Cuccinelli backs human trafficking legislation
Legislation to curtail human trafficking in Virginia has gathered bipartisan support early in the General Assembly’s 2013 session.
Attorney General Ken Cuccinelli called the offense one of the fastest-growing criminal enterprises in the country. He said Tuesday that Virginia was feeling the effect.
“Traffickers profit from the control and exploitation of children and adults – taking victims by threat, force, or coercion to exploit them for forced labor or sexual servitude. And it is happening right here in our commonwealth,” Cuccinelli said at a press conference.
Additionally, Cuccinelli announced a series of two-day training sessions for law enforcement and prosecutors across the state over the next six months. The first session starts today (Wednesday) in Northern Virginia.
The attorney general has a history of supporting measures to curb human trafficking. He introduced bills to combat the crime during his stint as a state senator and served on a human trafficking advisory group.
Cuccinelli pledged his support to the four bills and urged legislators to pass them:
HB 1606, sponsored by Delegate Timothy Hugo, R-Fairfax, and Senate Bill 1015, by Sen. Janet Howell, D-Reston: These measures would increase the penalty for soliciting prostitution from a minor from a misdemeanor to a Class 5 or Class 6 felony, depending on the victim’s age.
HB 1870, sponsored by Delegate Robert Bell, R-Charlottesville: This bill would alter Virginia’s basic human trafficking statute to include “receiving money for procuring a person” as an offense punishable by a multijurisdictional grand jury. Jurisdiction would not be an issue in prosecuting human traffickers operating across county lines.
HB 1826, sponsored by Delegate Ronald Villanueva, R-Virginia Beach: This measure would also address issues in jurisdiction when investigating human trafficking. It would allow officers to keep pursuing an investigation into human trafficking outside of their own jurisdiction.
Both Republicans and Democrats joined Cuccinelli to express support for the legislation. They included Howell, Hugo and Secretary of the Commonwealth Janet Kelly.
Henrico's Lewis Ginter Botanical Garden is one of only 20 gardens in North America nominated for USA Today’s “10Best Reader’s Choice” contest for Best Public Garden.
The 20 public gardens nominated are:
• Bloedel Reserve, Bainbridge Island, Wash.
• Brooklyn Botanic Garden, Brooklyn, New York
• Buthcart Gardens, Victoria, B.C.
• Callaway Gardens, Pine Mountain, Ga. > Read more.
Photo by Patty Kruszewski/Henrico Citizen 02/24/2014
The Fifth Annual Henrico Police Athletic League (PAL) Award Banquet, held Feb. 6 at The Cultural Arts Center at Glen Allen, honored HPAL’s top volunteers and employees, including Morgan Lewis, Youth of the Year; Dale Alexander, Volunteer of the Year; Lowell Thomas, Employee of the Year, and Victor Williams, Board Member of the Year. Also honored for their support were Jim and Christi Dowd of Richmond BMW and Josh Davis of Henrico County Public Schools Pupil Transportation.
Keynote speaker for the banquet was Tim Hightower, a University of Richmond alumnus and former NFL running back. Hightower was introduced by Billy McMullen, former NFL player and a Henrico PAL board member. > Read more.
The Pocahontas Chapter of the National Society Daughters of the American Colonists, based in western Henrico, last year donated more than $1.3 million worth of manufacturers coupons to U.S. military personnel overseas. Throughout 2013, members and friends of the chapter clipped 952,349 manufacturers’ coupons valued at $1,350,630, which Program Chairman Carole Featherston shipped to U.S. military bases abroad. Military personnel can use the coupons when shopping in base stores.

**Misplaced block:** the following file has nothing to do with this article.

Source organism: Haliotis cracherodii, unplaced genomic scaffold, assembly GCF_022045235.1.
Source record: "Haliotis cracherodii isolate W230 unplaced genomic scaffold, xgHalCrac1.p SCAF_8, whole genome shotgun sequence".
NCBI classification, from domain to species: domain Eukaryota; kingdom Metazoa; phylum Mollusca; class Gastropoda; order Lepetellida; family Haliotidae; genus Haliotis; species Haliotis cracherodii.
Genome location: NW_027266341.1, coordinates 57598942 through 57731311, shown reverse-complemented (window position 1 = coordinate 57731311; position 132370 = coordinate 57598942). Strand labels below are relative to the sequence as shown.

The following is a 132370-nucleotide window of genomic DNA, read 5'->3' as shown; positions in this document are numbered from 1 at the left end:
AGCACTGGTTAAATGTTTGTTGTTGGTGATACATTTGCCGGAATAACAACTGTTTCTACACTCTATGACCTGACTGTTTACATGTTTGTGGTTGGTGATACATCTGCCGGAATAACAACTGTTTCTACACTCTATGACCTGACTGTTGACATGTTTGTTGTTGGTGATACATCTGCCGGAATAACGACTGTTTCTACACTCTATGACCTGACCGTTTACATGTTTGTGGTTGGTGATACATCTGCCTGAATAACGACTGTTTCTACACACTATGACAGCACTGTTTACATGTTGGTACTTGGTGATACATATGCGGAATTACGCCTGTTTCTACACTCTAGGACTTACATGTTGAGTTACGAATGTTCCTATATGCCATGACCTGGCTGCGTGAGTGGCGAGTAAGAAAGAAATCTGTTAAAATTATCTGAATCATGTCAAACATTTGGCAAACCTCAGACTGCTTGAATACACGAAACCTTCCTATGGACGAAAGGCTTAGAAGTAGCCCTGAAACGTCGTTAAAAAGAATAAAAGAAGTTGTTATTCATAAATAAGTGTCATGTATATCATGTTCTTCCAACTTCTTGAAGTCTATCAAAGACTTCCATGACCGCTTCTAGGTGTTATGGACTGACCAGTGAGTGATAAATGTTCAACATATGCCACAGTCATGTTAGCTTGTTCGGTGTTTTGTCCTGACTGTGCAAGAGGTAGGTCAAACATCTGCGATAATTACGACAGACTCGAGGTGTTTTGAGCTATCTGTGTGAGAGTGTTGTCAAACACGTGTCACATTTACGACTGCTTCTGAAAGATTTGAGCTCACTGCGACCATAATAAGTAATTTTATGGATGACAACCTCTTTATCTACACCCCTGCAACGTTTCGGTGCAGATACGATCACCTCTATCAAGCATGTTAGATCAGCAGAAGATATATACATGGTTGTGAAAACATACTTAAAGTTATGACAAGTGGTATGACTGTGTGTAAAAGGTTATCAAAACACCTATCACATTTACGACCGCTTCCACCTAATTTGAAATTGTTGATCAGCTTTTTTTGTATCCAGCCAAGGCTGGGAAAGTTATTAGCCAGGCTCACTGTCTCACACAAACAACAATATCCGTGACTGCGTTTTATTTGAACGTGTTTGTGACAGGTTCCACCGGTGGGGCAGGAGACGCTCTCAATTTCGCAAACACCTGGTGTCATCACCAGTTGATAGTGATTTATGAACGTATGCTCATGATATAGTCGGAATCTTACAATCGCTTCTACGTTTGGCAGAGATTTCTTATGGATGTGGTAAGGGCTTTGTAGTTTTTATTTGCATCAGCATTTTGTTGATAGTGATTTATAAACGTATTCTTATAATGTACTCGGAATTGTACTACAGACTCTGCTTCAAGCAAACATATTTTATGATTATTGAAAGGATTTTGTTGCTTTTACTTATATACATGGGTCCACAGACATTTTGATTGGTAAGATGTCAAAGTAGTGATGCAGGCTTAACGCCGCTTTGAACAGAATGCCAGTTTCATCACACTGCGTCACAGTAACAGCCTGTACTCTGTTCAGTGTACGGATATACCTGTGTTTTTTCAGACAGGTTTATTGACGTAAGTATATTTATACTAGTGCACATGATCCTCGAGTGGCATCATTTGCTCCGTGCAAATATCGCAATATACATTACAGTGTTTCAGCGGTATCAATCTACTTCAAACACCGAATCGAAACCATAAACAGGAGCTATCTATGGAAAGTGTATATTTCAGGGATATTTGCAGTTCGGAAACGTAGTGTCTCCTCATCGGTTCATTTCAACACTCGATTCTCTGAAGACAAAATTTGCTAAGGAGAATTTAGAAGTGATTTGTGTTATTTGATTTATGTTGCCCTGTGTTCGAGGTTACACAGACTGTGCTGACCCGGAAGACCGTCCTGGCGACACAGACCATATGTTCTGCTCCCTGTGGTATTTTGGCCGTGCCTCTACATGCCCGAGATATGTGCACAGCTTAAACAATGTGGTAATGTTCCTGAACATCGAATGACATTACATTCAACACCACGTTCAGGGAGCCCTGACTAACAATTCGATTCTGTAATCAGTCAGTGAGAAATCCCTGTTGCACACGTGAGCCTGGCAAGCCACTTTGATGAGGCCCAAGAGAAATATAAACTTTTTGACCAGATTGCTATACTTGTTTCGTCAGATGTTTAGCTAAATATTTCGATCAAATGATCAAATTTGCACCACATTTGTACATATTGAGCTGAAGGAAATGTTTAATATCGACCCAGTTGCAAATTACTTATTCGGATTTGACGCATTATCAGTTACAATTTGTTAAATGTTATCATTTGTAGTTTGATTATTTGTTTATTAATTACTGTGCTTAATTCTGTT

The National Society Daughters of American Colonists is a women’s genealogical and patriotic society whose members are descended from a man or woman who rendered civil or military service in any of the American colonies prior to July 4, 1776. > Read more.
But animated South African film has its moments
You might have seen something called Khumba while clicking through a Redbox recently (or perhaps it was nestled in some hidden corner of a DVD sale shelf). And chances are, you passed it by without much of a thought. Makes sense; that goggle-eyed cartoon zebra on the cover (a zebra that’s dangerously close to becoming Madagascar copyright infringement) doesn’t inspire much confidence.
But when Khumba starts up, it looks nothing like you’d expect. The camera gazes across the savannah and the soundtrack swells with triumphant South African vocals. > Read more.
If you’re looking for a date night with someone special, Henrico is the place to be! Check out a classic 90s movie, “My Girl,” at Henrico Theatre; Circa, an innovative circus from Australia, will dazzle at the University of Richmond; and celebrate TGIF at Keagan’s Restaurant where the PJ Bottoms Band is performing. For all our top picks this weekend, click here! > Read more.
Abstract paintings of Inge Strack (pictured) are on display through March 9 at the Gumenick Family Gallery at The Cultural Arts Center at Glen Allen. Strack, a Chestefield painter of German origin, often paints in bold colors with a deep sense of emotion, focusing on brushstrokes, texture and form to find a balance. Strack’s painting is routed in the European tradition of expressionism but has found its own, unique language in following the American dream.
“I am not attempting to abstract the physical world," she said. "I draw my subject matter from inside of myself hoping to create a constant conversation between the viewer and the painting, especially since abstracts do not seem to answer but ask.” > Read more.
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